“It is a tantalizing scene,” said Opportunity Deputy Principal Investigator Ray Arvidson of Washington University in St. Louis. “You can see what appear to be channels lined by boulders, and the putative spillway at the top of Perseverance Valley. We have not ruled out any of the possibilities of water, ice or wind being responsible.”
The component images of the scene were taken by Opportunity’s panoramic camera (Pancam) during a two-week driving moratorium in June 2017 while the rover team diagnosed a stall in the left-front wheel’s steering actuator. The wheel was stuck pointed outward more than 30 degrees, prompting the team to call the resulting scene Pancam’s “Sprained Ankle” panorama.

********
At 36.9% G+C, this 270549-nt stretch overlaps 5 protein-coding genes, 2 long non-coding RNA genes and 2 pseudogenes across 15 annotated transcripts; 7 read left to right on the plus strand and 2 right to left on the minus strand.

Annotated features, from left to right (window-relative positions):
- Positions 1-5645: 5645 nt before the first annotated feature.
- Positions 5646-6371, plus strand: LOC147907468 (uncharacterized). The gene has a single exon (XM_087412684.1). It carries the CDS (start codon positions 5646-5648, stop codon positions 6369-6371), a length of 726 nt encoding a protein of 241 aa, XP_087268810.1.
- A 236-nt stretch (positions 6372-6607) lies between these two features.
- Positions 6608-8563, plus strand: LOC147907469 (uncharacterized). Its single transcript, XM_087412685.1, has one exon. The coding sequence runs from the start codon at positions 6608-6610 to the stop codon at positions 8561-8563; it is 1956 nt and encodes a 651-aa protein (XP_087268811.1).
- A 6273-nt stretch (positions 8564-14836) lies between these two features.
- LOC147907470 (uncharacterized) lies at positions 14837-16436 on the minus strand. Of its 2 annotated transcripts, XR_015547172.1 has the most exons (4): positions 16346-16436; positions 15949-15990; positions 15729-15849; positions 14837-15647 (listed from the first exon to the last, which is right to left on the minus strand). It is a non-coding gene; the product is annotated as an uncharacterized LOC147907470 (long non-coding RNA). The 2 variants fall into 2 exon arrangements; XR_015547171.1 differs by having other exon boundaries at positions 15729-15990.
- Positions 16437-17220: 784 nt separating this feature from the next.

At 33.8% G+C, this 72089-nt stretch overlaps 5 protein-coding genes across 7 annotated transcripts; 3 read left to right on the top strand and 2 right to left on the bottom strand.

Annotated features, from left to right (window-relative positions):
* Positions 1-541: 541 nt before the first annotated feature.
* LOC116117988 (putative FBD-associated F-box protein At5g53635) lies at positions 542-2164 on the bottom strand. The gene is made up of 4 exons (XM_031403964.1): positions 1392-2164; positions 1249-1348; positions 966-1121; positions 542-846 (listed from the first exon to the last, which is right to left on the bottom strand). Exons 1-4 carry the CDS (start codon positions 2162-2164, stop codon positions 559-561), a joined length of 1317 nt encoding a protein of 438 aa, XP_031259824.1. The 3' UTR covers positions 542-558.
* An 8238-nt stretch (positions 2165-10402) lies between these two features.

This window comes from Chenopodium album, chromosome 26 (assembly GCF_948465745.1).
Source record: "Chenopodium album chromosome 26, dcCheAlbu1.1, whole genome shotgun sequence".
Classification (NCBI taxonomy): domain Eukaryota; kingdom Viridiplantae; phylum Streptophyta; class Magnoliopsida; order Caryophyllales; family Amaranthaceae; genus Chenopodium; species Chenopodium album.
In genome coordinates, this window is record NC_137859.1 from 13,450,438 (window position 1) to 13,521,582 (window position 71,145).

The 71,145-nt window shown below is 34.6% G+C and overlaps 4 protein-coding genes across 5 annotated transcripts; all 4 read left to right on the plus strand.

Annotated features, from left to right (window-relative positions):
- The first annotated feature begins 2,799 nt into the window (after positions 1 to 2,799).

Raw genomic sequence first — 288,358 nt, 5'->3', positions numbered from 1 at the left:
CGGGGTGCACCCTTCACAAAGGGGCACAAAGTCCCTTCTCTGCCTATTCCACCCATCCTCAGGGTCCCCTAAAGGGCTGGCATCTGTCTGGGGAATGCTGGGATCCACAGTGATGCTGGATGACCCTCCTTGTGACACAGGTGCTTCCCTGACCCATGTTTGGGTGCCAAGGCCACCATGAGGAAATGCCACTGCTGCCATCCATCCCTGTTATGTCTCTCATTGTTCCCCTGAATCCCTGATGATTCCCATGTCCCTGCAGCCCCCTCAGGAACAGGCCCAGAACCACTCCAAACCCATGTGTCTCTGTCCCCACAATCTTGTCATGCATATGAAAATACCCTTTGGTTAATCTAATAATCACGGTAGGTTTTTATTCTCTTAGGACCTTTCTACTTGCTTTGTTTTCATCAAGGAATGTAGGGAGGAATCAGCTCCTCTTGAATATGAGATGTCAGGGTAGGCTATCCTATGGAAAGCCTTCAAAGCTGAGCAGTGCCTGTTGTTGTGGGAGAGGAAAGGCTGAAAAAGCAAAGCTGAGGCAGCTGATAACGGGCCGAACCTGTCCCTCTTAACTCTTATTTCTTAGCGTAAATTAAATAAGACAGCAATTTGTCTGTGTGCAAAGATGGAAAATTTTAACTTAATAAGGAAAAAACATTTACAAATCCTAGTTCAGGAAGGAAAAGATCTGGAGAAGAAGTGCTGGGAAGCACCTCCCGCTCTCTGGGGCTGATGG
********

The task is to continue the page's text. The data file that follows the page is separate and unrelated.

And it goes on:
The rover team was able to turn the wheel to point straight ahead, and now the rover only uses its rear wheels to steer. The steering actuator of the right-front wheel has disabled since 2006. Since landing on Mars in 2006, Opportunity has driven 27.95 miles (44.97 kilometers).
On July 7, 2017, Opportunity drove to a site in upper Perseverance Valley where it will spend about three weeks not driving while Mars’ passes nearly behind the Sun from Earth’s perspective, affecting radio communications. Opportunity is using Pancam to record another scenic vista from its current location. Once full communications resume in early August, the team plans to drive Opportunity farther down Perseverance Valley in order to learn more about the process that carved it.